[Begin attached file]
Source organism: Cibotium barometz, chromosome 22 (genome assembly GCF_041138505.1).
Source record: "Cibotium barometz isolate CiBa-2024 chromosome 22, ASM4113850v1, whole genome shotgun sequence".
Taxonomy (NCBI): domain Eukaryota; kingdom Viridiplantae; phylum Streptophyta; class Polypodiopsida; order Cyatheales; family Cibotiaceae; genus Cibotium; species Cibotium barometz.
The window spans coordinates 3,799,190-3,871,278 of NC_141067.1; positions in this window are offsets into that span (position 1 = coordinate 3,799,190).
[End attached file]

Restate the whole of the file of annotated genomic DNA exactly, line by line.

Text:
Source organism: Cibotium barometz, chromosome 22 (genome assembly GCF_041138505.1).
Source record: "Cibotium barometz isolate CiBa-2024 chromosome 22, ASM4113850v1, whole genome shotgun sequence".
Taxonomy (NCBI): domain Eukaryota; kingdom Viridiplantae; phylum Streptophyta; class Polypodiopsida; order Cyatheales; family Cibotiaceae; genus Cibotium; species Cibotium barometz.
The window spans coordinates 3,799,190-3,871,278 of NC_141067.1; positions in this window are offsets into that span (position 1 = coordinate 3,799,190).